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Bang for the buck

January 9, 2015
Cape Coral Daily Breeze

There has been a great deal of debate about the city of Cape Coral's relatively new fire services "assessment."

The tax established in June 2012, is intended to pay a portion of the costs of operating the city-run Cape Coral Fire Department, which previously was funded wholly through property taxes as are all city departments that are not "enterprise" operations, such as utilities and permitting.

As required, all of the money raised through the assessment is budgeted for CCFD operations, however the establishment of the new "assessment" potentially frees up property tax revenues previously used for fire services for other uses.

We say "potentially" because, as of press time, the legality of the methodology the city used to determine who pays what remains under review by the state supreme court where it landed after an unsuccessful challenge and subsequent appeal by a handful of residents.

Wednesday, taxpayers will get another look at how the city plans to spend the money if and when the court finds the already-in-collection assessment legal.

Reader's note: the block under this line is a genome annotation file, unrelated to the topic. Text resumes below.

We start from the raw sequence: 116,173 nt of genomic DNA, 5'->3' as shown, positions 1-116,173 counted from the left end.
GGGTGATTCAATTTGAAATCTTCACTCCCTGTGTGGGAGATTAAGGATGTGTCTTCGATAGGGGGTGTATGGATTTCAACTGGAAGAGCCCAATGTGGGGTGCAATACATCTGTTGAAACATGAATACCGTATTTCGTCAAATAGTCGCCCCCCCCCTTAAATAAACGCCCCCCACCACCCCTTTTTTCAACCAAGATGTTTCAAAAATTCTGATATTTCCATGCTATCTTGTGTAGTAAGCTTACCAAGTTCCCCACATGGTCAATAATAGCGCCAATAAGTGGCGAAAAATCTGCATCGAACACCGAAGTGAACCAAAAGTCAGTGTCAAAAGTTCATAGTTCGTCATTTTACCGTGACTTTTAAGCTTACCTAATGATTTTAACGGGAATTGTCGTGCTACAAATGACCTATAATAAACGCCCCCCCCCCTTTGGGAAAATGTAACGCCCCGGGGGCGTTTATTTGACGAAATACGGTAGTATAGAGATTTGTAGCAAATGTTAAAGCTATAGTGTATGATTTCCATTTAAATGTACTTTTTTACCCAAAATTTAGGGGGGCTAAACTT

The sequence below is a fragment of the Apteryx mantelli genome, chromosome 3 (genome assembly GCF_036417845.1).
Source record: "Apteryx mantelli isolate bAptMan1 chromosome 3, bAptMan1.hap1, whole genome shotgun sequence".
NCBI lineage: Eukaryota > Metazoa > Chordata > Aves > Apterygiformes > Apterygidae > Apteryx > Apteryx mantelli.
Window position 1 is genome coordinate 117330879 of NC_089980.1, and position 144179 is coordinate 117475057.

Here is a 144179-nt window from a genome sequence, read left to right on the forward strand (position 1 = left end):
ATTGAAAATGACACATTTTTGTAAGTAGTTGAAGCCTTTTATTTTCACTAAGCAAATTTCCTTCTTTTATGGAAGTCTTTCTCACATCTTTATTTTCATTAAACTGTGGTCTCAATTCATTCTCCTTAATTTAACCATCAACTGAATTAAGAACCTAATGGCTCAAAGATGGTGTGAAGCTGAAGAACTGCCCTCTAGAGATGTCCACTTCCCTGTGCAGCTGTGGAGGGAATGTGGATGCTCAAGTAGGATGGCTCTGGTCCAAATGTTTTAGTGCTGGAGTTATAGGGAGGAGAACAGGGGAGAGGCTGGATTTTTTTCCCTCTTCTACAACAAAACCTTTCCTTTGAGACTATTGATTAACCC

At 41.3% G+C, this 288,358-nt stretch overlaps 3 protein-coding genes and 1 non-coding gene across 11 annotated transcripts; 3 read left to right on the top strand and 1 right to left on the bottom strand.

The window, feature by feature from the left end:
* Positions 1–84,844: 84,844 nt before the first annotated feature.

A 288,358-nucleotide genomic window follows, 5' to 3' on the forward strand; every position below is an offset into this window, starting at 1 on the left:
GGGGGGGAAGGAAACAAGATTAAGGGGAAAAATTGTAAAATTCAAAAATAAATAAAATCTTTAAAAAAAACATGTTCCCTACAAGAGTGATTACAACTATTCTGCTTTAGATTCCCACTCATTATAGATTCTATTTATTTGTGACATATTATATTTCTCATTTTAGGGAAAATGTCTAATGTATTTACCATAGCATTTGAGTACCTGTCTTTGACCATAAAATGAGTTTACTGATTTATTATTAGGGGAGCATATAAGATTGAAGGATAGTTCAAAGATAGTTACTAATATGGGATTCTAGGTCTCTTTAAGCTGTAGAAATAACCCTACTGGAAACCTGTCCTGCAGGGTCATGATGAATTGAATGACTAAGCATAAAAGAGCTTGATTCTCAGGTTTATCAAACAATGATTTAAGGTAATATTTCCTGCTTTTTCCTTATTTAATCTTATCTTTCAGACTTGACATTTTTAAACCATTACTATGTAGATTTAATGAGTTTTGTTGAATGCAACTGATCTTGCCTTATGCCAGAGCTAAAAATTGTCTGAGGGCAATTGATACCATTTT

A large amount is earmarked for road repaving, with major roads given top priority followed by residential streets with utilities in place and both homes and traffic followed by less developed residential streets.

According to an advance look at Wednesday's presentation set for 4:30 p.m at the Nicholas Annex, the city needs to earmark $2 million per year for the paving of major roadways and another $4.5 million for residential streets.

That's $6.5 million per year for a plan that would keep Cape streets repaved within their estimated 20-24 year "life cycles" with major roads being repaved every 10-12 years.

The city says it needs another $5.5 million this year for its 2015 repaving schedule but that is pending a favorable Florida Supreme Court ruling. Without that, the repaving plan for this year will be reduced to the mileage allowed by a $1 million budget.

Count us among those who have been hesitant to endorse the use of annual "assessments" to tax property owners: a tax is a tax is a tax - and this is a big one. That's why the assessment in lieu of ad valorem taxes concept is failing in many fire districts where voter approval is required.

Count us also among those who recognize "assessments" as an end run around the Save Our Homes exemptions and caps with little in the language to prevent sticker shock in the future. Especially in light of the fact that proponents have proposed that the state enact legislation that would allow local governments to "assess" for other services such as law enforcement.

We agree: imposing what is an additional property tax on top of a property tax merits watching.

And we will.

But meanwhile, at least here in the Cape, taxpayers will see some tangible return on the additional bill.

That's not a bad thing.

-Breeze editorial

 
 
 

 

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